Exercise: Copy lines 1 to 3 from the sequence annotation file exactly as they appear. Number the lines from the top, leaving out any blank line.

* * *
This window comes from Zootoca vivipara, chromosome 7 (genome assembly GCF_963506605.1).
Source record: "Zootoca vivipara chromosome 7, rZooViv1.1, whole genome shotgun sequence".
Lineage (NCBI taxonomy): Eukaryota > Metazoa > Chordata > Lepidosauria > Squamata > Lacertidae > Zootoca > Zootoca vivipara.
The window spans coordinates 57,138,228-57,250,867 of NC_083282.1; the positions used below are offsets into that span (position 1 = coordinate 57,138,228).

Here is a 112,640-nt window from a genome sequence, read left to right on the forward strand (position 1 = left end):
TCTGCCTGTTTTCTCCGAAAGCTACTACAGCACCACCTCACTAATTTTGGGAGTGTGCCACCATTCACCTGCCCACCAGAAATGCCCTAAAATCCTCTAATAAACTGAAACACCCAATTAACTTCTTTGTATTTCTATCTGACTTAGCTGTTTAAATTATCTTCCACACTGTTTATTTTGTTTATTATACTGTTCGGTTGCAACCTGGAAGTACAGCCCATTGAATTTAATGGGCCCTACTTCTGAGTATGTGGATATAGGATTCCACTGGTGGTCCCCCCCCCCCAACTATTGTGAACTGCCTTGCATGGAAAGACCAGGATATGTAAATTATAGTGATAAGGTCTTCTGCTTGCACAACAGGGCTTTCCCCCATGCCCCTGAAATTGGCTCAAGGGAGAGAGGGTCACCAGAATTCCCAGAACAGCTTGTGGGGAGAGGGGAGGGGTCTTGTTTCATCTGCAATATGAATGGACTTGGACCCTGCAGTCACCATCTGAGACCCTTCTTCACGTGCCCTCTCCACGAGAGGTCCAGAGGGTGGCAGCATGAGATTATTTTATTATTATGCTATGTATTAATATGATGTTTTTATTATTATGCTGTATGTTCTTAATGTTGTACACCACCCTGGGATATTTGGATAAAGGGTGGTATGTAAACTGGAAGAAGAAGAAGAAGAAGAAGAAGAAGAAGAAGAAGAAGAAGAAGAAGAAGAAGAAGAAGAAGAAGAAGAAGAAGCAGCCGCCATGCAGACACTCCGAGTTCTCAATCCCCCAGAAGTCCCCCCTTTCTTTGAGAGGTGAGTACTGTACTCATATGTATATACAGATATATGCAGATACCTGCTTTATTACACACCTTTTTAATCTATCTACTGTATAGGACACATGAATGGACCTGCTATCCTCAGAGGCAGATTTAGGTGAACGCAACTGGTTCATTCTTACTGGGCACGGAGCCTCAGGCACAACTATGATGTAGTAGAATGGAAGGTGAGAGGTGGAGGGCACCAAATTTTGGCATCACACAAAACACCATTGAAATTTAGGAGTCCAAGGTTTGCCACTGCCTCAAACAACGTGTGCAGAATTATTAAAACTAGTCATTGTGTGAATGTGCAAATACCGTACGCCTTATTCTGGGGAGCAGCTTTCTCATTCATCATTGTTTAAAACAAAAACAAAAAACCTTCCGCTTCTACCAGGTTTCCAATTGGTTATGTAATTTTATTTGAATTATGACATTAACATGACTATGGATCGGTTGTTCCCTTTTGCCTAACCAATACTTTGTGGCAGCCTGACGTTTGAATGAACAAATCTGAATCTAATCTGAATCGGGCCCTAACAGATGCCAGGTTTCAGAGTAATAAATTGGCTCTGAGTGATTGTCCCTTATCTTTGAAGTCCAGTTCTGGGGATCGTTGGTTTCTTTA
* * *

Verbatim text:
This window comes from Zootoca vivipara, chromosome 7 (genome assembly GCF_963506605.1).
Source record: "Zootoca vivipara chromosome 7, rZooViv1.1, whole genome shotgun sequence".
Lineage (NCBI taxonomy): Eukaryota > Metazoa > Chordata > Lepidosauria > Squamata > Lacertidae > Zootoca > Zootoca vivipara.